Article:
Building upon eight years of success
The VISA Center at Academy School @ 44 builds on several successful programs of collaborative approaches to community- and school-violence prevention and remediation that the School of Social Work has developed over the past eight years.
Those programs include:
- The New York State Extended School Day School Violence Prevention Program offered in collaboration with Erie County Child and Family Services and the United Way "Closing the Gap" project in the Harvey Austin Middle School, a project designed to build self-esteem, reduce classroom conflicts and assist students academically.
- The original VISA Center, a city-wide assessment and intervention program established on the South Campus to serve students in grades 6-11 after they had been suspended from school, where they and their families received intensive services in violence prevention, conflict resolution, mentoring, counseling, and classroom instruction.
- The Kensington Community Project, which brought together the resources of the School of Social Work, the Buffalo Public Housing Authority and the Buffalo Public Schools to provide a coordinated approach to school and community violence involving the criminal justice and school systems, as well as social services and job-training agencies.
"Schools do not exist in a vacuum," said Shulman. "Many of the in-school conflicts are related to community, family, and economic issues. In more than eight years of work and research on these issues, we have found that this behavior on the part of students is sending a message about issues such as abuse, drug addiction, gang-related conflicts, absent or abusive parents, or a pervasive sense of hopelessness about their futures."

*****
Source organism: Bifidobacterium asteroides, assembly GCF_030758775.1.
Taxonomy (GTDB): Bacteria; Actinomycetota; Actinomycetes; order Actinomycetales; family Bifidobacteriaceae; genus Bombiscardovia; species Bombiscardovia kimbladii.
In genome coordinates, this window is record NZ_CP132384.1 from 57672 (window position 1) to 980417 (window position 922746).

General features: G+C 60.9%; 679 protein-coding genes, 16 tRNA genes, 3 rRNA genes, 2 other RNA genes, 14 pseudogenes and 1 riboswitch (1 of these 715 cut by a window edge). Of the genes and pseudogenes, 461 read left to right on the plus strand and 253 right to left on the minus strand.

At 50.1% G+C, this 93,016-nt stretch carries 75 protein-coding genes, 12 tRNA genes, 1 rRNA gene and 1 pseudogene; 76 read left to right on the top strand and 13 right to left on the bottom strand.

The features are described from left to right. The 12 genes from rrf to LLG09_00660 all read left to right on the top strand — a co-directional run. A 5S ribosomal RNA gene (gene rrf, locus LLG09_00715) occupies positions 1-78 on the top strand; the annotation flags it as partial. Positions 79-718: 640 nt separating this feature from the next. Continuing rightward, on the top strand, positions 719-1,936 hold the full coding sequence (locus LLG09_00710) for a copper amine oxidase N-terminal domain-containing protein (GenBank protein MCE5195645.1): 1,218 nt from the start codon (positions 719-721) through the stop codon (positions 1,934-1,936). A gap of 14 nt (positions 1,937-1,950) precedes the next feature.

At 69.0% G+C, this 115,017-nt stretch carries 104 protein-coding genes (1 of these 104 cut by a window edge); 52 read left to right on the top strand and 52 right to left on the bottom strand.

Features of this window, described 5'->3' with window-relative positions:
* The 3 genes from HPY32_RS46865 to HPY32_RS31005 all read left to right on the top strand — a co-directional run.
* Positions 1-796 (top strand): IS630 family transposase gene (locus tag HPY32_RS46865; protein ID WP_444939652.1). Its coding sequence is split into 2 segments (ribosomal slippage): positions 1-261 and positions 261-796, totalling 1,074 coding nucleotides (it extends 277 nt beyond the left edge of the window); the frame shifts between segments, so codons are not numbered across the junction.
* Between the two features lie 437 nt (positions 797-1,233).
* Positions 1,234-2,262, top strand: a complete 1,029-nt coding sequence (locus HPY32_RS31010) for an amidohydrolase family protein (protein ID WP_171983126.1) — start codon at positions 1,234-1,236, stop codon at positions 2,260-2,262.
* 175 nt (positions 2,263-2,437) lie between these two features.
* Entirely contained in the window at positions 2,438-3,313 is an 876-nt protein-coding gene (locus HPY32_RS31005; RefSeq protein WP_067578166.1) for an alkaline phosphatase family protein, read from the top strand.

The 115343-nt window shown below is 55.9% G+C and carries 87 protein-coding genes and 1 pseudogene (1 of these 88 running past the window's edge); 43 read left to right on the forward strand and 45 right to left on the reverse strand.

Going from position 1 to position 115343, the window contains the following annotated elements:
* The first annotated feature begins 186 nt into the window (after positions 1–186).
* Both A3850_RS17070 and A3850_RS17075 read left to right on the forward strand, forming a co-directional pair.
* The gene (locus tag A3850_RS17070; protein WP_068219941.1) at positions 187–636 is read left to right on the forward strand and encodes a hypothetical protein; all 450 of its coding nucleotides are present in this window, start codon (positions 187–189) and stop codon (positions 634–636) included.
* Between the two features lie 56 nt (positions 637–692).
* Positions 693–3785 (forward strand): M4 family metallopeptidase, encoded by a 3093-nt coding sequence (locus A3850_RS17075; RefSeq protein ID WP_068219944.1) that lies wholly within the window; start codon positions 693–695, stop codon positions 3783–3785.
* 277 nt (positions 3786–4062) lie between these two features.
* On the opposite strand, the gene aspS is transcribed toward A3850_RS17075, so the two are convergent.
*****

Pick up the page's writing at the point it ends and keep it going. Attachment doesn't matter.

In addition to the prevention and intervention services it provides, the Center for the Study and Prevention of School Violence has as part of its mission and goal to work with the community to strengthen collaboration between UB faculty members, the Buffalo Public Schools, parents, social service agencies, faith-based organizations, the criminal justice system, and other organizations to address the interface between school and community violence.
"This is just the first step in addressing a problem that is larger than any one school or school district and involves many complex issues," said Shulman. "Disruptive students have an impact on all students in a school interfering with the teaching-learning process. It is all too easy to blame schools and teachers, who are often struggling to provide a good education with reduced resources, while dealing with what are essentially community and family issues. The recent budget put forth by our new governor is a hopeful sign that we will be providing the support or school needed to address these problems. We hope that with additional support, the UB center will be able to expand and serve students and families in other communities as well."
Assemblyman Sam Hoyt noted: "I am excited about this initiative, which will bring to bear the collective knowledge and expertise of UB faculty and students on a problem that is deeply troubling to our community.
"School violence is an issue that is of great concern to me, and one that must be successfully addressed if we hope to give our children the resources they need to succeed," Hoyt added. "Our children who want to learn deserve an environment that is free of violence and disruption. A safe environment promotes learning and is good for the students and school personnel alike, and I applaud UB's initiative on partnering with the community to address this most important issue."